was getting dark outside, and Susie hadn't yet turned the

overhead lights on. From that distance, in that dim, smoky

light, he almost recognized her. "And a happy New Year to

you both," he said as he pushed the door open and stepped

out onto the ice.

When the door closed Susie sighed and looked over at

Gary, whose head had migrated down to the bar and who

had started to snore. "There goes the second most inconsiderate

lay I ever had," she said.

Who gives a shit if I say good-bye to Tommy or not anyway?

Charlie thought. He was warm and dry behind the wheel of

the company car, a brand-new black 1980 Lincoln Continental,

the finest car he had ever driven. He was headed

west with no particular destination in mind. It was dark and

overcast, one of those days where it was impossible to tell

whether the sun was still up or not, but as yet it hadn't

started to snow. He passed the Hardee's across the street

from Grove High, watched the kids hanging around in the

parking lot the way he had when he was in school, back

when it had been a Sandy's. His kids wouldn't go to Grove,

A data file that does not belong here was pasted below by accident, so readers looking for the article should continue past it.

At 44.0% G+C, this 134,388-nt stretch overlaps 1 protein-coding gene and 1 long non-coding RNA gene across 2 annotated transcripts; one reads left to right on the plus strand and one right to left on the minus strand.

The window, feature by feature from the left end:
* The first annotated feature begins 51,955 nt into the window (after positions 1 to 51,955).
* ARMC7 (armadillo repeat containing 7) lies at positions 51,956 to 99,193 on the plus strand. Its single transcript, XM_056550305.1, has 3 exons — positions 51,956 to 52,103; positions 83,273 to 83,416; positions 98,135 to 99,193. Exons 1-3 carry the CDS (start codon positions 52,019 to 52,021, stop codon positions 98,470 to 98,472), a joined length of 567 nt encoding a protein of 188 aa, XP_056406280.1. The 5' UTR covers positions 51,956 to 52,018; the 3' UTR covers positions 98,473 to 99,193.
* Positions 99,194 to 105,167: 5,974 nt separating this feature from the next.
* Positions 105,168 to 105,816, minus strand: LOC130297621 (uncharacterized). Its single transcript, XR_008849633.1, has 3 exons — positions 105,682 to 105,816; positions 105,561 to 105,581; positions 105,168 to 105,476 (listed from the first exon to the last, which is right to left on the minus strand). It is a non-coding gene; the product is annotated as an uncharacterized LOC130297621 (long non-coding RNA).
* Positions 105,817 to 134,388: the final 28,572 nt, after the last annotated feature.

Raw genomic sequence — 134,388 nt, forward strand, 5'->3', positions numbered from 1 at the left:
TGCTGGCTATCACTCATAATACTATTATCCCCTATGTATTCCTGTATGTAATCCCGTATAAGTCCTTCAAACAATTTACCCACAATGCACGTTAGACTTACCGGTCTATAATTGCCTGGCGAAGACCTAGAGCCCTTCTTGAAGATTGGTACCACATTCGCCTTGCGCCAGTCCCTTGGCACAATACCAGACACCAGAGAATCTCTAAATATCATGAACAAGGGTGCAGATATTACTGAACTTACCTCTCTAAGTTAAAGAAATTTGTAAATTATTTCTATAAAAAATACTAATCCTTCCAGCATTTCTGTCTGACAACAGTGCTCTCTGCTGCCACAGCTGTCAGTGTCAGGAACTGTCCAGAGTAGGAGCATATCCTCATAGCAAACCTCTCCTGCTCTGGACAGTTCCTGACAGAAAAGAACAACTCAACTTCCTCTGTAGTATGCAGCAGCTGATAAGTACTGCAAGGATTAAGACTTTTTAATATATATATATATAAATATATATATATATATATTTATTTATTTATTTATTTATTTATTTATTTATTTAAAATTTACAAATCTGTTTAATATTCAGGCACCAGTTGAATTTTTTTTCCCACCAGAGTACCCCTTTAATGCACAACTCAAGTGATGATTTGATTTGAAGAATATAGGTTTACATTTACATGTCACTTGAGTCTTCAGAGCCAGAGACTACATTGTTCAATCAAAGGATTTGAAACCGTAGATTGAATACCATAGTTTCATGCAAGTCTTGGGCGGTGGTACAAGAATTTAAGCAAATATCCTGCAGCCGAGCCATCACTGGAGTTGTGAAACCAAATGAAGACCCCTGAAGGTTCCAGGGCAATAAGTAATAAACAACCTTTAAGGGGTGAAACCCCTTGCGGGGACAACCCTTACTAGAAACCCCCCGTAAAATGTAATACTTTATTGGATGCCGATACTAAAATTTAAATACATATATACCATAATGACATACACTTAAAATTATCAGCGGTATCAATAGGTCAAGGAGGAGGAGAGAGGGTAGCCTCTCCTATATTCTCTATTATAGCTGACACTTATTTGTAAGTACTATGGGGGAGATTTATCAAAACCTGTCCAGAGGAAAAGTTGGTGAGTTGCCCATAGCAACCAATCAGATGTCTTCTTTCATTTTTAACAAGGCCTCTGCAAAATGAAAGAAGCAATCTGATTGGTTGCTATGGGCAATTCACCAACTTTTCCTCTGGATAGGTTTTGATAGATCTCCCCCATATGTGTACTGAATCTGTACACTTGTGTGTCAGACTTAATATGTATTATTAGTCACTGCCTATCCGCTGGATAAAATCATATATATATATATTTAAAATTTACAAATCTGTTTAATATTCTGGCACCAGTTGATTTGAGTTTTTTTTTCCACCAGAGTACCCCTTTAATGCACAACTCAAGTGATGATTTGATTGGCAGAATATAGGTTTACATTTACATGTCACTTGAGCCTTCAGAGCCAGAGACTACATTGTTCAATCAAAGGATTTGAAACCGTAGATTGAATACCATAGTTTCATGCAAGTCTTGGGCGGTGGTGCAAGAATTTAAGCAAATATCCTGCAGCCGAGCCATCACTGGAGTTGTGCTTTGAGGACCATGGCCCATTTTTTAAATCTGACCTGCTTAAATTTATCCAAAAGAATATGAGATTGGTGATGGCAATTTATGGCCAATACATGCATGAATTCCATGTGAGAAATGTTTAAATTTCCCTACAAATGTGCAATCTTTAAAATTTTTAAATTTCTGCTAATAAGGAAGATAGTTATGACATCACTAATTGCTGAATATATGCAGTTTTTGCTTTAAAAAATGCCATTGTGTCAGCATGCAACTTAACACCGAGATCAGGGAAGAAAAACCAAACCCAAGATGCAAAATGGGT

close as they lived to it; they'd be assigned to one of the

newer and presumably nicer schools farther east. Good for

them; fuck all this nostalgia crap. He pulled a flask from the

inside pocket of his overcoat and took a long drink. Now

might be a good time to stop by the Sweet Cage; the afternoon

shift would be ending, and there were a couple of the

daytime dancers he wanted to see one last time. It was a little

after four-thirty, and he had nine and a half hours to kill.

Charlie had both hands resting on top of the wheel, trying

to screw the cap back on the flask, when he caught sight of

a police cruiser just behind him to the left, gaining slowly.

He quickly gripped the steering wheel with his left hand